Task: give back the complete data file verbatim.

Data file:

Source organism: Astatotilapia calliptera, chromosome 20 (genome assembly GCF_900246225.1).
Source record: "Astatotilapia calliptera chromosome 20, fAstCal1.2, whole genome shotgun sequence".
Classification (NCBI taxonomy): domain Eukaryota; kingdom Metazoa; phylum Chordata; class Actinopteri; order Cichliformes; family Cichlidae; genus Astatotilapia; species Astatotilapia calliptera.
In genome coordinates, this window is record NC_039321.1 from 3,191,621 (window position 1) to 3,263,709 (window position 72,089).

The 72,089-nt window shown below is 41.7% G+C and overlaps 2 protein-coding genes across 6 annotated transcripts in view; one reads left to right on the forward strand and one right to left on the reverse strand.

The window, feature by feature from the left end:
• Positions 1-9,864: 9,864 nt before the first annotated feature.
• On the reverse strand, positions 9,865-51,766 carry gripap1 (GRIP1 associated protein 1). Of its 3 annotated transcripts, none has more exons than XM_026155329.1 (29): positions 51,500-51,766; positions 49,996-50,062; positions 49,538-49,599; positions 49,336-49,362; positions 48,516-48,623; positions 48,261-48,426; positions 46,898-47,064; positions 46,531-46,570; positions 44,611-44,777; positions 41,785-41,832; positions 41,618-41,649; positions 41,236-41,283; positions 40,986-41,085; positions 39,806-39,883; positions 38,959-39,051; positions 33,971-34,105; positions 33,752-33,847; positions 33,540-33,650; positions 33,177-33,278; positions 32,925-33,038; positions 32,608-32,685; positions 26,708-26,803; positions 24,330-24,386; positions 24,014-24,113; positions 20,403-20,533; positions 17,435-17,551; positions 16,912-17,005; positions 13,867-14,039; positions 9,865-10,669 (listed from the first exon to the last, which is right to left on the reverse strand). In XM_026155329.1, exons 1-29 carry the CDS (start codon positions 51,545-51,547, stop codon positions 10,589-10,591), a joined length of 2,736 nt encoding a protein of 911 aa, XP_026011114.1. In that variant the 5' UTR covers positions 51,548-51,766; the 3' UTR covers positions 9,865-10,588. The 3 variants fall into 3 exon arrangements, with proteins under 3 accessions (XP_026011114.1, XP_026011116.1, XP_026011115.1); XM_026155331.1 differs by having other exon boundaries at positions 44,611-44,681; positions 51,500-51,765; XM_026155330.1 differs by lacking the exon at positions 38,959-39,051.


Source organism: Astatotilapia calliptera, chromosome 20 (genome assembly GCF_900246225.1).
Source record: "Astatotilapia calliptera chromosome 20, fAstCal1.2, whole genome shotgun sequence".
Classification (NCBI taxonomy): domain Eukaryota; kingdom Metazoa; phylum Chordata; class Actinopteri; order Cichliformes; family Cichlidae; genus Astatotilapia; species Astatotilapia calliptera.
In genome coordinates, this window is record NC_039321.1 from 3,191,621 (window position 1) to 3,263,709 (window position 72,089).

The 72,089-nt window shown below is 41.7% G+C and overlaps 2 protein-coding genes across 6 annotated transcripts in view; one reads left to right on the forward strand and one right to left on the reverse strand.

The window, feature by feature from the left end:
• Positions 1-9,864: 9,864 nt before the first annotated feature.
• On the reverse strand, positions 9,865-51,766 carry gripap1 (GRIP1 associated protein 1). Of its 3 annotated transcripts, none has more exons than XM_026155329.1 (29): positions 51,500-51,766; positions 49,996-50,062; positions 49,538-49,599; positions 49,336-49,362; positions 48,516-48,623; positions 48,261-48,426; positions 46,898-47,064; positions 46,531-46,570; positions 44,611-44,777; positions 41,785-41,832; positions 41,618-41,649; positions 41,236-41,283; positions 40,986-41,085; positions 39,806-39,883; positions 38,959-39,051; positions 33,971-34,105; positions 33,752-33,847; positions 33,540-33,650; positions 33,177-33,278; positions 32,925-33,038; positions 32,608-32,685; positions 26,708-26,803; positions 24,330-24,386; positions 24,014-24,113; positions 20,403-20,533; positions 17,435-17,551; positions 16,912-17,005; positions 13,867-14,039; positions 9,865-10,669 (listed from the first exon to the last, which is right to left on the reverse strand). In XM_026155329.1, exons 1-29 carry the CDS (start codon positions 51,545-51,547, stop codon positions 10,589-10,591), a joined length of 2,736 nt encoding a protein of 911 aa, XP_026011114.1. In that variant the 5' UTR covers positions 51,548-51,766; the 3' UTR covers positions 9,865-10,588. The 3 variants fall into 3 exon arrangements, with proteins under 3 accessions (XP_026011114.1, XP_026011116.1, XP_026011115.1); XM_026155331.1 differs by having other exon boundaries at positions 44,611-44,681; positions 51,500-51,765; XM_026155330.1 differs by lacking the exon at positions 38,959-39,051.